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Shaker Square planning kicks off Nov. 16-17 with public asked to weigh in and think big

Project sponsors LAND Studio and Cleveland Neighborhood Progress will use public events on Friday, Nov. 16 and Saturday Nov. 17 to introduce Hargreaves and other members of the design team to Clevelanders, and to launch a discussion about Shaker Square.
Designers will serve cider and donuts at "street team" tables on Buckeye Road and Larchmere Blvd. on the 16th while asking passersby to fill out survey questionnaires about the square.
The surveys will also be available online at a website that will go live that weekend.
On Saturday, the designers will also conduct similar surveys on the north and south aisles of the North Union Farmers Market at Shaker Square from 8 a.m. to noon.
At the same, the designers will also host a public brainstorming session at the Shaker Square Indoor Winter Market, located on the northeast quadrant of the square.
They'll ask participants to use photographs of other public spaces around the U.S. to help articulate changes needed at Shaker Square.
The team is planning other sessions in February and April to consult Clevelanders on evolving versions of a new plan for the square, before presenting a final vision in June.
Everyone should think big at the start, Jones said in an interview Wednesday.
"We want to open up aspirations, not shut them down," she said. "There's no "no" at this stage."
Completed in 1929, Shaker Square is widely regarded as one of the most innovative open-air shopping centers of its time.
Despite its name, the square is shaped like an octagon and is framed by low-rise brick buildings with white trim, designed in the Colonial Revival style by Cleveland architects Philip Small and Charles Bacon Rowley.
The square is bisected by the Blue and Green rapid transit lines of the Greater Cleveland Regional Transit Authority and by east- and westbound lanes of Shaker Boulevard.
Cleveland Neighborhood Progress and LAND Studio raised $400,000, mostly in private and philanthropic donations, to pay for the new plan for the square.
Peter Rubin, president of The Coral Co., which has owned the square for 14 years, said he's thrilled by the project. He's open to considering any options for the future of the square's public spaces, including transferring ownership to a non­profit management entity.
He said revenues earned through rents at the square aren't enough to support more than basic maintenance of the shopping center and its buildings.
"Commercial activity is experiential in America today," he said. "It's not just about visiting a business. The civic arena that we have at the square doesn't really add a lot to that experience now."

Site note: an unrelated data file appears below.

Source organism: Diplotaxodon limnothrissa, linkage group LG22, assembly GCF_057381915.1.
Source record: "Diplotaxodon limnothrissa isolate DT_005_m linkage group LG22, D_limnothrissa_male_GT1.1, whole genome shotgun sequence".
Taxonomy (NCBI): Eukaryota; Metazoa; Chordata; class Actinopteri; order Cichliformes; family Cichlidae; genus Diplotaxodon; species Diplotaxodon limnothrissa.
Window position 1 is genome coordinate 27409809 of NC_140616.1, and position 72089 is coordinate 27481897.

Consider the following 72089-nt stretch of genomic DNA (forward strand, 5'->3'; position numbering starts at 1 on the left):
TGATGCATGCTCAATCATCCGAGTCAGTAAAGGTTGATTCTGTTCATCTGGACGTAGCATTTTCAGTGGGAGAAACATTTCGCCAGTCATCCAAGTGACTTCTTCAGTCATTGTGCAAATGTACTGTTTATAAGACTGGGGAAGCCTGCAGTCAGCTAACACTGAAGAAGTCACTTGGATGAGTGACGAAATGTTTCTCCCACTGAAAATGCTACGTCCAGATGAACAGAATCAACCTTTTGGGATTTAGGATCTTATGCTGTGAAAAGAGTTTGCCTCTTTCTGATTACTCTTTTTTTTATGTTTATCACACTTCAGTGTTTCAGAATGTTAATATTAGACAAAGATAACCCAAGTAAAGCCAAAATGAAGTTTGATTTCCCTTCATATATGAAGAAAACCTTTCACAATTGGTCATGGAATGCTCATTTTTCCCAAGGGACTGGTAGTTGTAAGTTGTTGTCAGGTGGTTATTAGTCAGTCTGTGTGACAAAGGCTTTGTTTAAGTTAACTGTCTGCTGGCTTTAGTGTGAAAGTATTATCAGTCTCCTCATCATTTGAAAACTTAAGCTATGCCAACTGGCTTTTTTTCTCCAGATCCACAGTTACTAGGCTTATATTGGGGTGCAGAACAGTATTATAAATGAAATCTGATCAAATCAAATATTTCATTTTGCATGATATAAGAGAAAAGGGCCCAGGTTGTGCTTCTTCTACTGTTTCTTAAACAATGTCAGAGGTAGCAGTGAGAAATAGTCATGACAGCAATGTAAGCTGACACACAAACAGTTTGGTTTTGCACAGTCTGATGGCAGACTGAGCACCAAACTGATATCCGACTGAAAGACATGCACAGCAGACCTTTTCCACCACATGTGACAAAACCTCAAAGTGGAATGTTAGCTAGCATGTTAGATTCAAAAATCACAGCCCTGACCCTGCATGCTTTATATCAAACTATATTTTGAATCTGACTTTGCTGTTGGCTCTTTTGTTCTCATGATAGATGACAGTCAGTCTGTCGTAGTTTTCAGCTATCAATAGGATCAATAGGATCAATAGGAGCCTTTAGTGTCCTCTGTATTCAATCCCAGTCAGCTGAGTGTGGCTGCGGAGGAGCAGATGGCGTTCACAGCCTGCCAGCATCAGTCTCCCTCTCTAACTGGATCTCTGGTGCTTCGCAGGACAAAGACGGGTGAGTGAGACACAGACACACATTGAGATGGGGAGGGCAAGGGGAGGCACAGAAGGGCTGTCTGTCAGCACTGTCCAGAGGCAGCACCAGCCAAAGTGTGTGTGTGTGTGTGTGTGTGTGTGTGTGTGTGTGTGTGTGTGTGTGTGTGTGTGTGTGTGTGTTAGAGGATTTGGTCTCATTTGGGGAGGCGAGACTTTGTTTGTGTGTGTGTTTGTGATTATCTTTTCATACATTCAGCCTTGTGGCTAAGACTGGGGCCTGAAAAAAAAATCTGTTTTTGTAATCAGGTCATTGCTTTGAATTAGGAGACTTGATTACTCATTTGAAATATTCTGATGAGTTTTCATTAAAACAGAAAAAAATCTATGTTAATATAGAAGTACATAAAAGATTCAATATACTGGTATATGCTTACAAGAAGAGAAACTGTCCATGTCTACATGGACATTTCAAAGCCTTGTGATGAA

Neighborhoods around the square include well­to-do, racially mixed Shaker Heights to the east, and Buckeye to the west and south, a low-income, predominantly African-American neighborhood.
Analyses of the square that led up to the current project selection showed that Buckeye residents feel the square treats them as second-class citizens by requiring them to enter buildings from the rear, or by walking across parking lots. The square faces Shaker Heights in a more gracious manner.
Jones said that those and other deficits would be addressed by the plan. At the early stage, designers would explore everything from potentially removing all parking in the square to reimagining how the rapid transit lines interact with pedestrian spaces around them.
Financial planning is also part of the process. The design team will consider how potentially expensive changes could be funded and accomplished a little bit at a time through various phases of construction.
The team will also consider how management and maintenance of the square's public spaces could be supported financially.
"Our funding community is very much aware that they do not want to be making investments in beautiful things that don't have a plan for staying that way," said Tiffany Graham Charkosky, senior project director at LAND Studio. "We are building that into the process on the very front end."
Hargreaves designed the master plan for the 2000 Olympics in Sidney, Australia, and a widely praised revamp of the University of Cincinnati campus.
Also on the design team is Mass Design Group of Boston, which earned strong reviews for the recently completed National Memorial for Peace and Justice in Montgomery, AL.
Local practitioners on the team include the Cleveland office of the national traffic consulting firm of Nelson Nygaard, and Osborn Engineering.
Jones said that those and other deficits would be addressed by the plan. At the early stage, designers would explore everything from potentially removing all parking in the square to reimagining how the rapid transit lines interact with pedestrian spaces around them.
Financial planning is also part of the process. The design team will consider how potentially expensive changes could be funded and accomplished a little bit at a time through various phases of construction.

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LAND Studio

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